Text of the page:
Mudras are beautiful.
Mudra means “seal”. These hand (and sometimes whole body)positions are used to energetically and symbolically connect body/mind consciousness and complete a circle of energy. I often observe people naturally and even unconsciously forming hand mudras to steady their minds or physical energy.
Mudras can be practiced anywhere or anytime you need to focus and concentrate, and they’re also integral to meditative practices. Many Yoga postures include mudras to enhance and intensify asana practice.
In Jewish tradition, the familiar blessing “May the Lord Bless You and Keep you…” is accompanied by the raising of both hands in a mudra like gesture. In fact the Vulcan salute was adopted by the late great Leonard Nimoy from this gesture:
Hand gestures permeate every Eastern and Western cultural and religious tradition. Hindu deities and Buddhist statues often include mudras:
Standard advice for beginning mudra practice is to pick one or two on which to focus. Then when you feel comfortable with those, you begin practicing the next one or two. Here’s a few, to get you started. Note: Our son Jesse modeled these when he was just a lad. Sigh!:
Hakini This mudra is said to benefit the brain, third eye, and lungs. It balances the right and left sides of the brain and creates cooperation between them. It’s used to increase concentration and stimulate ideas. Place all of your fingers together. Place the tip of your tongue on your teeth when inhaling, and let if fall when exhaling.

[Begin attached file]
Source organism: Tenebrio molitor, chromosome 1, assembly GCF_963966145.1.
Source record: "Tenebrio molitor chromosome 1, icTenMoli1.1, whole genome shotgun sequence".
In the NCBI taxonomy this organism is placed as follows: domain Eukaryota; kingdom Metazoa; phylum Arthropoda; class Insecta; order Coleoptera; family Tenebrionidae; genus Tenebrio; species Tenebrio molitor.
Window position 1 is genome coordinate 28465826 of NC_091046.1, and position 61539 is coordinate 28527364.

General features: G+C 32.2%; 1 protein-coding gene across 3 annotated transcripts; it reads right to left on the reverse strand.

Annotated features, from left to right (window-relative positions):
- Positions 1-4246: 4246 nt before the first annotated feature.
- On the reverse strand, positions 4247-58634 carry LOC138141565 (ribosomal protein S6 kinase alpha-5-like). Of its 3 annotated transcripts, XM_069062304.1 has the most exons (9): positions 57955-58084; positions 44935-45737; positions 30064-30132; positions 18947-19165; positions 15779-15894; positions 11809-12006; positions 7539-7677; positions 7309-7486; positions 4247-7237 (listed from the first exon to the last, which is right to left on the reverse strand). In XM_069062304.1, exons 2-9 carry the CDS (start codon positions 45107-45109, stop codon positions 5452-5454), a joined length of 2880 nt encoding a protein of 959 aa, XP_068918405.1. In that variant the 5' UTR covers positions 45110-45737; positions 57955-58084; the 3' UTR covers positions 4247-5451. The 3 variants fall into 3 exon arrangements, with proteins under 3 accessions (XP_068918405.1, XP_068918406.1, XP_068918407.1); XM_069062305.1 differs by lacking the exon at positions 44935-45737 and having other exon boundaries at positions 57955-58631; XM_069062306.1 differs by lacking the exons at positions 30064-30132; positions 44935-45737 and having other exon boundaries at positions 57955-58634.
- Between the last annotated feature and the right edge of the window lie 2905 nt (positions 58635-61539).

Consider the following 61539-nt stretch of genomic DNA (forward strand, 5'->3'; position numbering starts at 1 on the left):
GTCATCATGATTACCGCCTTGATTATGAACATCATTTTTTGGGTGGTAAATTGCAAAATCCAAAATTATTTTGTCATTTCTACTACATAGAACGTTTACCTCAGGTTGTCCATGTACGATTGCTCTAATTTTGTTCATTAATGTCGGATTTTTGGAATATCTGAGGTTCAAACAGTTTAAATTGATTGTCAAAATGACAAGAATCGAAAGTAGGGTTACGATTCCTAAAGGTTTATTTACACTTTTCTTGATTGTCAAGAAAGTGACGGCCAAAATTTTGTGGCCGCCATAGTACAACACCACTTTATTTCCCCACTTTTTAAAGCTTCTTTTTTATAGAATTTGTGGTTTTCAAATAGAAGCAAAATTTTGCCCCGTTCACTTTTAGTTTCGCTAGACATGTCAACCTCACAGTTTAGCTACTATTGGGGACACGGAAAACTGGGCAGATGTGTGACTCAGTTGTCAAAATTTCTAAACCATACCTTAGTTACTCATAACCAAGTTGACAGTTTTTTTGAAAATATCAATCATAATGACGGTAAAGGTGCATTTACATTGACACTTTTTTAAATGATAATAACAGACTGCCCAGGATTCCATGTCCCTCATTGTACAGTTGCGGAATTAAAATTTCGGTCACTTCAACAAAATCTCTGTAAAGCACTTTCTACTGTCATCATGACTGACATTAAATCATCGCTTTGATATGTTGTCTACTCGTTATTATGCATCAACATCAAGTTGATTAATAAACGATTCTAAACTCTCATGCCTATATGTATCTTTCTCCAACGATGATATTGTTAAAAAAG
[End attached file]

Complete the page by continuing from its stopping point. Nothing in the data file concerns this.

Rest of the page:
Uttarabodhi Both hands are held at the level of the chest, the two raised index fingers touch one another, the remaining fingers are crossed and folded down, the thumbs touch each other at the tips or are also crossed and folded. This mudra can be used to stimulate ideas. In Sanskrit, this is the mudra of extreme enlightenment.
Jhana Mudra. Place the tip of the thumb on your index fingertip and extend your other fingers. You can lay both hands on your thighs in a relaxed way. This is the famous hand position of hatha Yoga. In regular practice over time, it can help sharpen memory, mental concentration and thinking.
Further reading: Books I Like: Mudras: Yoga in Your Hands by Gertrude Hirschi, Healing Mudras: Yoga for Your Hands by Sabrina Mesko. And here are a couple of websites to learn more:
A version of this article was originally published on the now retired Yogalila blog, a website near and dear to my heart populated by brilliant and beautiful women from near and far.